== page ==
In order to survive in the competitive environment and to take advantage of new opportunities, companies must constantly evolve. In this context, transactions are also steadily gaining in importance. For many companies, mergers and acquisitions are associated with major challenges, for example due to changing regulatory requirements, ongoing globalization and increasing cost pressure. In addition, M&A decisions must be both in line with business objectives and offer potential for the future. More than half of M&A transactions fail to meet expectations.
For a transaction to have the desired success, post-merger integration (PMI) is crucial. As this phase takes place in parallel with the core business, PMI is one of the most demanding tasks for managers. In addition, they themselves are usually affected by changes resulting from the transaction, but in turn must be role models for their employees in dealing with the changes.
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Now more than ever, companies need to continuously adapt to changing market conditions through restructuring projects in order to remain competitive and profitable. Restructuring is usually accompanied by changes in the operational and organizational structure. From a company’s point of view, restructuring can represent a great opportunity, provided it is implemented successfully. They open up new perspectives, encourage new ways of thinking and break down old structures.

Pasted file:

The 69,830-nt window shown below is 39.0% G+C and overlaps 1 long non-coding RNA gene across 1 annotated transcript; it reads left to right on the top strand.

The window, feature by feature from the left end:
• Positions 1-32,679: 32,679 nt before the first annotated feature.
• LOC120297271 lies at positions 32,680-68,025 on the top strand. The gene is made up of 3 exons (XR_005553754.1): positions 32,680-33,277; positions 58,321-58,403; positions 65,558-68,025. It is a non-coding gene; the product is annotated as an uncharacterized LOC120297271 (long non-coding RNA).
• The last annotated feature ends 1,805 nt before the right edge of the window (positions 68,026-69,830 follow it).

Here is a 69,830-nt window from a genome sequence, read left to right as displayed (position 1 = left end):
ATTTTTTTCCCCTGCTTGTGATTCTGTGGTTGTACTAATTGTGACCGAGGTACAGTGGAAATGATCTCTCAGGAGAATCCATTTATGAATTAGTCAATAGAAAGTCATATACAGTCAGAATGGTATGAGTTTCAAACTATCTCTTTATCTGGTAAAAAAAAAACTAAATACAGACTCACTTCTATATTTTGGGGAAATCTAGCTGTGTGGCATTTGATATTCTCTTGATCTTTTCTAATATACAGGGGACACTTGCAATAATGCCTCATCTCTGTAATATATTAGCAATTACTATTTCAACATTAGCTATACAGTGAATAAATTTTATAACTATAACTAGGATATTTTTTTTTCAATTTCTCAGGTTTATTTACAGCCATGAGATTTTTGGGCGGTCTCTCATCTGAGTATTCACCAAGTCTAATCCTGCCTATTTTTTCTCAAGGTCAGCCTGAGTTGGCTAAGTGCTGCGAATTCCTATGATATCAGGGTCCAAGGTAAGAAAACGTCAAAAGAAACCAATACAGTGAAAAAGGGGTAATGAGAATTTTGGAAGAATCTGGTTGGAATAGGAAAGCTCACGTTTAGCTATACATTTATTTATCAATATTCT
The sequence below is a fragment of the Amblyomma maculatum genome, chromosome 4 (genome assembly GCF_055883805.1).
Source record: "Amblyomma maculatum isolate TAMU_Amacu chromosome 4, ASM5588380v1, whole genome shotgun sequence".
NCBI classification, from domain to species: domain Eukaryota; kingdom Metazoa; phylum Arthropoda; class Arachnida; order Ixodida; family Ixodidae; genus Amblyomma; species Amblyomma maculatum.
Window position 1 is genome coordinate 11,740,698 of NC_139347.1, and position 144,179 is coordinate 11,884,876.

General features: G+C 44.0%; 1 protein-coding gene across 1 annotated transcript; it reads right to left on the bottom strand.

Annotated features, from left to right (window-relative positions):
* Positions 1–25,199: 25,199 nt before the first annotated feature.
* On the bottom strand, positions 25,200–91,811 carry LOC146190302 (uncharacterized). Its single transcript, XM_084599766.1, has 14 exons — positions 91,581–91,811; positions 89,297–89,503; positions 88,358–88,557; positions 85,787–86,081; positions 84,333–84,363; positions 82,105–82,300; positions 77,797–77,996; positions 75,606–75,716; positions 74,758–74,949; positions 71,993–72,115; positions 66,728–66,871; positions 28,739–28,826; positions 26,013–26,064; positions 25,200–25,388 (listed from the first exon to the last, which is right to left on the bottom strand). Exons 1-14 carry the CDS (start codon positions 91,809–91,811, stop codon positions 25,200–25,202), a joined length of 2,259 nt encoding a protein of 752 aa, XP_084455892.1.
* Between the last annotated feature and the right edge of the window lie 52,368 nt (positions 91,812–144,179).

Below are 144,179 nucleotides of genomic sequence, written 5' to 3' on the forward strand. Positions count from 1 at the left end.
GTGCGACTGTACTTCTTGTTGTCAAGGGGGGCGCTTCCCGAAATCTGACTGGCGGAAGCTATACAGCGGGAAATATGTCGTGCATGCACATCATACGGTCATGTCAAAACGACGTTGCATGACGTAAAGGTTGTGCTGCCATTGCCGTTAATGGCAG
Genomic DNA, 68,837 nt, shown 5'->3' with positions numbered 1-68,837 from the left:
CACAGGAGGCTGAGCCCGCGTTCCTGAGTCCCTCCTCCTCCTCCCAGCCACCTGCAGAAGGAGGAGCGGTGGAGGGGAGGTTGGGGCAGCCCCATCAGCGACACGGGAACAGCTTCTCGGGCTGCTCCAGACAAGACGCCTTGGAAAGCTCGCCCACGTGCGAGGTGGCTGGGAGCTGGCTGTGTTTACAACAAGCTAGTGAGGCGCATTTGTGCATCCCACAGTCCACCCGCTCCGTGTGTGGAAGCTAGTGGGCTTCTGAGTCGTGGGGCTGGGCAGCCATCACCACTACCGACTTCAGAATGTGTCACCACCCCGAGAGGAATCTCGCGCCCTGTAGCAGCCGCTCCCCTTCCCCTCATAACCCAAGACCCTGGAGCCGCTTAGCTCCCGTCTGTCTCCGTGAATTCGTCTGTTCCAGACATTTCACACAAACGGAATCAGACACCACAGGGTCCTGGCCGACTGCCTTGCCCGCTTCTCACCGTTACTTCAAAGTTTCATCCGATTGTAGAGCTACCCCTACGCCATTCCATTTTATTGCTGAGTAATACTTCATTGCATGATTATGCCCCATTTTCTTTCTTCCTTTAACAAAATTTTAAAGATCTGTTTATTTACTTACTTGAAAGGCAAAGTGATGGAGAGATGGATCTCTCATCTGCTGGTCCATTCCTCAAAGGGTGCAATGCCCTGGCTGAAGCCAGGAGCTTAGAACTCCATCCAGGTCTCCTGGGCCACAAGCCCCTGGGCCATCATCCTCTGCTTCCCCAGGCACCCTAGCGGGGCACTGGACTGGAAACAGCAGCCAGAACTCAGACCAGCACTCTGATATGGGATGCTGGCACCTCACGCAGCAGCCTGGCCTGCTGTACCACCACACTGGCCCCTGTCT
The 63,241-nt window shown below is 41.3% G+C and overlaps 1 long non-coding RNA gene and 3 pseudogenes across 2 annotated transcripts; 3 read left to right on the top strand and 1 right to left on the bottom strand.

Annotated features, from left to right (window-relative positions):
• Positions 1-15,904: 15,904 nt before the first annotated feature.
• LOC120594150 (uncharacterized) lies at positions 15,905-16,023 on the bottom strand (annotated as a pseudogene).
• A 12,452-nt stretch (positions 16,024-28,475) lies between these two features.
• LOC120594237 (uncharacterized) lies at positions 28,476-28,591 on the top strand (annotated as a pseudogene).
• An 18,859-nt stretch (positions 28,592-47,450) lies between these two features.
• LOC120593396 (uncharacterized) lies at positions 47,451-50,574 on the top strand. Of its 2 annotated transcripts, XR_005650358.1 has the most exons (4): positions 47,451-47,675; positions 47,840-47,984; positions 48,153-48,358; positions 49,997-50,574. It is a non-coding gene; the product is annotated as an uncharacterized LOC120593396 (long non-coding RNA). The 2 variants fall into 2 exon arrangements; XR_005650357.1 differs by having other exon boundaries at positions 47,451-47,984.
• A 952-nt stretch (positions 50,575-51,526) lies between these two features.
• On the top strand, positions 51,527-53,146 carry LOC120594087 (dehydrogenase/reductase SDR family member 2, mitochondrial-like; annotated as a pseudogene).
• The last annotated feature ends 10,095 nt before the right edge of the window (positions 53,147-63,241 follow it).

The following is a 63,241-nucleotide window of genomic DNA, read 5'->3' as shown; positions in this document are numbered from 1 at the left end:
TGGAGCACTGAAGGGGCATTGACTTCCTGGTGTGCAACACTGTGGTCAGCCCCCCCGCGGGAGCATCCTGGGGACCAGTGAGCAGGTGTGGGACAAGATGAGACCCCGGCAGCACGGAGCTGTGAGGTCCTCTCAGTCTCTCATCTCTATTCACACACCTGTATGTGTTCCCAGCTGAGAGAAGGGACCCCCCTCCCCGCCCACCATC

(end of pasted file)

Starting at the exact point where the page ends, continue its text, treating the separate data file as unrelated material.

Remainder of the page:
However, it should not be ignored that restructuring projects usually have an enormous impact on employees. This refers not only to those who may have to leave the organization, but also to employees who remain with the company. From the employee’s perspective, therefore, restructuring is often associated with feelings of fear of job loss or the impending changes. This often leads to resistance from the workforce.
The successful implementation of a restructuring therefore requires a solid mix of professional project management and a not inconsiderable amount of change management. The employees involved are often confronted with major changes, which can include new processes, new role assignments and new persons in charge. Another challenge may be the associated cultural change.
The time between start state “A” and target state “Z” is in most cases not an easy time for employees and managers and holds higher potential for frustration. In this phase, it is particularly important to communicate the procedure clearly and comprehensibly and to seek regular dialogue with those affected in order to make the reasons for the restructuring transparent.
The aim of restructuring support is to accompany the various stakeholder groups through the process, to achieve acceptance of the restructuring measures and to sustainably anchor the target state in the organization.